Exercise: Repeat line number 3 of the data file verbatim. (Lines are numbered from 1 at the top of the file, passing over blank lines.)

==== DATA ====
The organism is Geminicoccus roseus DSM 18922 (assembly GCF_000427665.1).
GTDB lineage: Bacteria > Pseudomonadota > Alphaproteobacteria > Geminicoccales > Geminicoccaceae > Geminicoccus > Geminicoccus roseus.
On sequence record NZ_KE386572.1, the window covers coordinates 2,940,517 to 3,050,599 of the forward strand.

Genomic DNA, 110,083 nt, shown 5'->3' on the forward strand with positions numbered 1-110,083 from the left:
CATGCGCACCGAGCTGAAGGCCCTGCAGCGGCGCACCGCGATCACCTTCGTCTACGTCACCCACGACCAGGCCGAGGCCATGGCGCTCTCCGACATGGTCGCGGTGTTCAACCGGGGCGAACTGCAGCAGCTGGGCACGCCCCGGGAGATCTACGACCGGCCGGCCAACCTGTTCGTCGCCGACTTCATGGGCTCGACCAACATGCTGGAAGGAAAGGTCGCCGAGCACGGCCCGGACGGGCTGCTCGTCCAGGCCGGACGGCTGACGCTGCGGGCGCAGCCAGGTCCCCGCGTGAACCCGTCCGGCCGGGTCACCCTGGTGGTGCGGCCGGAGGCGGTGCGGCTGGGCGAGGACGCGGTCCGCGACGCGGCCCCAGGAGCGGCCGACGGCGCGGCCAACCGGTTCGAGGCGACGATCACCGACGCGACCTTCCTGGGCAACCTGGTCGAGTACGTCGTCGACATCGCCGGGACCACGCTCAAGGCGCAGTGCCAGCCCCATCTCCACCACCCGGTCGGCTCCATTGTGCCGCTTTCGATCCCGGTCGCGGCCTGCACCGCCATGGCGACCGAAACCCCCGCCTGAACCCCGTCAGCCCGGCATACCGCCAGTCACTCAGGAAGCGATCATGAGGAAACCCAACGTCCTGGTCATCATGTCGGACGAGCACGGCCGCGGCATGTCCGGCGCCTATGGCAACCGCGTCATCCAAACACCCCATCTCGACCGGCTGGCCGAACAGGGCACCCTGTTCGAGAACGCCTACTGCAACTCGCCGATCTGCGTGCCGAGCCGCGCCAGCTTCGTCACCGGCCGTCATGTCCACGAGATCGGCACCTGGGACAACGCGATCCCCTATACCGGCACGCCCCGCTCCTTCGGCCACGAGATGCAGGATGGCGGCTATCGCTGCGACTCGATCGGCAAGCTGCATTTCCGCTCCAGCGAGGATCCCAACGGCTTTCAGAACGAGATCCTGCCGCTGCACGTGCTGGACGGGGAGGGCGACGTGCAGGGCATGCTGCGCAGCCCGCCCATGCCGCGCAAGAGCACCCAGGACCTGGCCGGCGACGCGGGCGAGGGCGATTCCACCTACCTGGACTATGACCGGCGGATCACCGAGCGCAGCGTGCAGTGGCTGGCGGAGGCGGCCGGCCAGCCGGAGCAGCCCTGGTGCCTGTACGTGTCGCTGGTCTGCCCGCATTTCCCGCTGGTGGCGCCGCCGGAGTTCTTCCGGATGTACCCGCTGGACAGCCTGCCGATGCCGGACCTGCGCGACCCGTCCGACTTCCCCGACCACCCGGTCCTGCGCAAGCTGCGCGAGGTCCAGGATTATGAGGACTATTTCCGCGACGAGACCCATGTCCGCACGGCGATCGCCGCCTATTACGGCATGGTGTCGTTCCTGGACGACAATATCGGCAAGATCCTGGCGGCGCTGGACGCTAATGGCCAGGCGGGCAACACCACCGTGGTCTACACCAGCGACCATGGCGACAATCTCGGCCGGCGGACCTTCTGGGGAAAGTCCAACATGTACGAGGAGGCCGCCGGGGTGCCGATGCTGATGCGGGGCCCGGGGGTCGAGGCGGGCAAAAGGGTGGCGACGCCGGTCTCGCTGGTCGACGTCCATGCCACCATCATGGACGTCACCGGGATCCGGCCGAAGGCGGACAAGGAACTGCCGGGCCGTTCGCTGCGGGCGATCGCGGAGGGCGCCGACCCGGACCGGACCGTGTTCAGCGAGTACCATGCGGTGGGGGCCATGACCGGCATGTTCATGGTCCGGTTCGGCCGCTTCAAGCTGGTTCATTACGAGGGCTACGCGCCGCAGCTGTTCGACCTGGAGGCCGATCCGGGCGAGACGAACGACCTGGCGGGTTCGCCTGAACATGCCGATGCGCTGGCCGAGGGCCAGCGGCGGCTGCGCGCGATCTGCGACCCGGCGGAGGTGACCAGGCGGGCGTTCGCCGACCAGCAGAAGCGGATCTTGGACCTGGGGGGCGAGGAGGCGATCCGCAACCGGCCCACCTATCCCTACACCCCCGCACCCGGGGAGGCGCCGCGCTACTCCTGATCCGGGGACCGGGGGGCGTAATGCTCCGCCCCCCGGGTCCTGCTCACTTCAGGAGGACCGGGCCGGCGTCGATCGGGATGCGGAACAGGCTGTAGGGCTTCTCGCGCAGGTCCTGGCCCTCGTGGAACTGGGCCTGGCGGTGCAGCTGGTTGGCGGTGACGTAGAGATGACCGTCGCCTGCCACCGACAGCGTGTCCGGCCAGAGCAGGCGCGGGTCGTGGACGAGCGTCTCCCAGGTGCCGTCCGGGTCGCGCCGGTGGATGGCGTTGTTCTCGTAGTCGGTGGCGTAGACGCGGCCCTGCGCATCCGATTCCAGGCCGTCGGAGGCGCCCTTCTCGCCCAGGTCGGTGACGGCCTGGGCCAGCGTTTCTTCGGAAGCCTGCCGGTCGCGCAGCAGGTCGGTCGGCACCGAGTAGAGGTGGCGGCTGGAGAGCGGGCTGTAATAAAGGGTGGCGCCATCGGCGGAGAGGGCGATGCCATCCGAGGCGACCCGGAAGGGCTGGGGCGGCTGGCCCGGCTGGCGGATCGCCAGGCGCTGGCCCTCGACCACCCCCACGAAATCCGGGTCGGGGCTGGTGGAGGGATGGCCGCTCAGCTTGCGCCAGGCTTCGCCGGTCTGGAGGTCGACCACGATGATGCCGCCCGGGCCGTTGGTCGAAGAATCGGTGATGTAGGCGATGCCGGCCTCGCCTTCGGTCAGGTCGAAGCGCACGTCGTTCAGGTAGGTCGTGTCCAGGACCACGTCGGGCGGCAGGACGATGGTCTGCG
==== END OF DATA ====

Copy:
On sequence record NZ_KE386572.1, the window covers coordinates 2,940,517 to 3,050,599 of the forward strand.